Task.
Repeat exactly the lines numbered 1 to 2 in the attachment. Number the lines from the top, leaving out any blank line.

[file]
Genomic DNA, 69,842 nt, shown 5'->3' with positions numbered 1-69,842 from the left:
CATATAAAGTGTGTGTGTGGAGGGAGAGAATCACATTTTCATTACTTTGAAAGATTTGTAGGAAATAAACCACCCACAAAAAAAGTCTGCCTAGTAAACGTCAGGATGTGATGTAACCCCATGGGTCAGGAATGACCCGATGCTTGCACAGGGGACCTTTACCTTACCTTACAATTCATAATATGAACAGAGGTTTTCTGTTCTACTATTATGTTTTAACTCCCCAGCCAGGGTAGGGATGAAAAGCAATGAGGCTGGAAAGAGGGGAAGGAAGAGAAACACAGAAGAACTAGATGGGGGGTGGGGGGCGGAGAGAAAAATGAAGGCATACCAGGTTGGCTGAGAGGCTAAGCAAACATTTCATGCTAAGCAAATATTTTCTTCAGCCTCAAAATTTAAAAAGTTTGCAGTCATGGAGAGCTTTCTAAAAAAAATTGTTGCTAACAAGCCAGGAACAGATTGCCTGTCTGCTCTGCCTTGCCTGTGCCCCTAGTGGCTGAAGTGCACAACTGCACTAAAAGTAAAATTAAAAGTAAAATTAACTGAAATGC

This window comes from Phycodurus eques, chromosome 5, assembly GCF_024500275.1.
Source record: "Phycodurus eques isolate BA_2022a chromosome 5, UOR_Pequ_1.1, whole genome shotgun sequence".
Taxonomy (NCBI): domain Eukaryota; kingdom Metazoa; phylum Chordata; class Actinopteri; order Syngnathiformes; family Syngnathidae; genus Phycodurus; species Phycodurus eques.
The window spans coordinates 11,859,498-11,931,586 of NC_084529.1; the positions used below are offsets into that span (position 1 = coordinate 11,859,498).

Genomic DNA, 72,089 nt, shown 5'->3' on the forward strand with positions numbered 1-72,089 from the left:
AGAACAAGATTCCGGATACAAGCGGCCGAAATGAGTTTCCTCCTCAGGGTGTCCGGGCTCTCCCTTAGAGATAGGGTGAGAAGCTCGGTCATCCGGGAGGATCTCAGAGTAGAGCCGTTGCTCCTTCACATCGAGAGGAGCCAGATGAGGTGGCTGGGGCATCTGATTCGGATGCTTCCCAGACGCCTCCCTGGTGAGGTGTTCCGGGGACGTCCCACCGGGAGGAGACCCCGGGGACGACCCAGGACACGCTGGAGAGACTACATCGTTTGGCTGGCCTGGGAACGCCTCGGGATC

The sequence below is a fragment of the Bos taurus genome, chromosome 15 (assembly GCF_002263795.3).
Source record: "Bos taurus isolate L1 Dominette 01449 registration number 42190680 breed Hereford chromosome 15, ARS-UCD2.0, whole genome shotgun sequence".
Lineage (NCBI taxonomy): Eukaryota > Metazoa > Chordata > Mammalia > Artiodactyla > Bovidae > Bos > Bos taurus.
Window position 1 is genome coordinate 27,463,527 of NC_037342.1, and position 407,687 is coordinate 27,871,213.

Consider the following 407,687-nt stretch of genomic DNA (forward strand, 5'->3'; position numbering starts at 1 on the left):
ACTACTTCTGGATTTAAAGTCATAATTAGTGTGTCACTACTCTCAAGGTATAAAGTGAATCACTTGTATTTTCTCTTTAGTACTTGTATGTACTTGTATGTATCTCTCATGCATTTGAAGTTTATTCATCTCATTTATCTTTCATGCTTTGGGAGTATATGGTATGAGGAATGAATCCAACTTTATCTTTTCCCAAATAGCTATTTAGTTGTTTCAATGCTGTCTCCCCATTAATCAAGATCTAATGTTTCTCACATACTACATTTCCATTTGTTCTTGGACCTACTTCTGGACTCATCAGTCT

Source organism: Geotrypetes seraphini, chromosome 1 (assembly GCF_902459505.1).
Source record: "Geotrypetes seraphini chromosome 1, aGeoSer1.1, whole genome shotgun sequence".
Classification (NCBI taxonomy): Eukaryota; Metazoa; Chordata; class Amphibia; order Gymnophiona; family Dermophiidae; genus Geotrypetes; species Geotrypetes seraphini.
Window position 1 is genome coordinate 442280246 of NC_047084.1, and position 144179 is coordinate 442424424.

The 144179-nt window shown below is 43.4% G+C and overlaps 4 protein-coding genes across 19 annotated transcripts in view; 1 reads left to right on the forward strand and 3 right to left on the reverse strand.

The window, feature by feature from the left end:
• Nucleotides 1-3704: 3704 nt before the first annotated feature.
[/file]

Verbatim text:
Genomic DNA, 69,842 nt, shown 5'->3' with positions numbered 1-69,842 from the left:
CATATAAAGTGTGTGTGTGGAGGGAGAGAATCACATTTTCATTACTTTGAAAGATTTGTAGGAAATAAACCACCCACAAAAAAAGTCTGCCTAGTAAACGTCAGGATGTGATGTAACCCCATGGGTCAGGAATGACCCGATGCTTGCACAGGGGACCTTTACCTTACCTTACAATTCATAATATGAACAGAGGTTTTCTGTTCTACTATTATGTTTTAACTCCCCAGCCAGGGTAGGGATGAAAAGCAATGAGGCTGGAAAGAGGGGAAGGAAGAGAAACACAGAAGAACTAGATGGGGGGTGGGGGGCGGAGAGAAAAATGAAGGCATACCAGGTTGGCTGAGAGGCTAAGCAAACATTTCATGCTAAGCAAATATTTTCTTCAGCCTCAAAATTTAAAAAGTTTGCAGTCATGGAGAGCTTTCTAAAAAAAATTGTTGCTAACAAGCCAGGAACAGATTGCCTGTCTGCTCTGCCTTGCCTGTGCCCCTAGTGGCTGAAGTGCACAACTGCACTAAAAGTAAAATTAAAAGTAAAATTAACTGAAATGC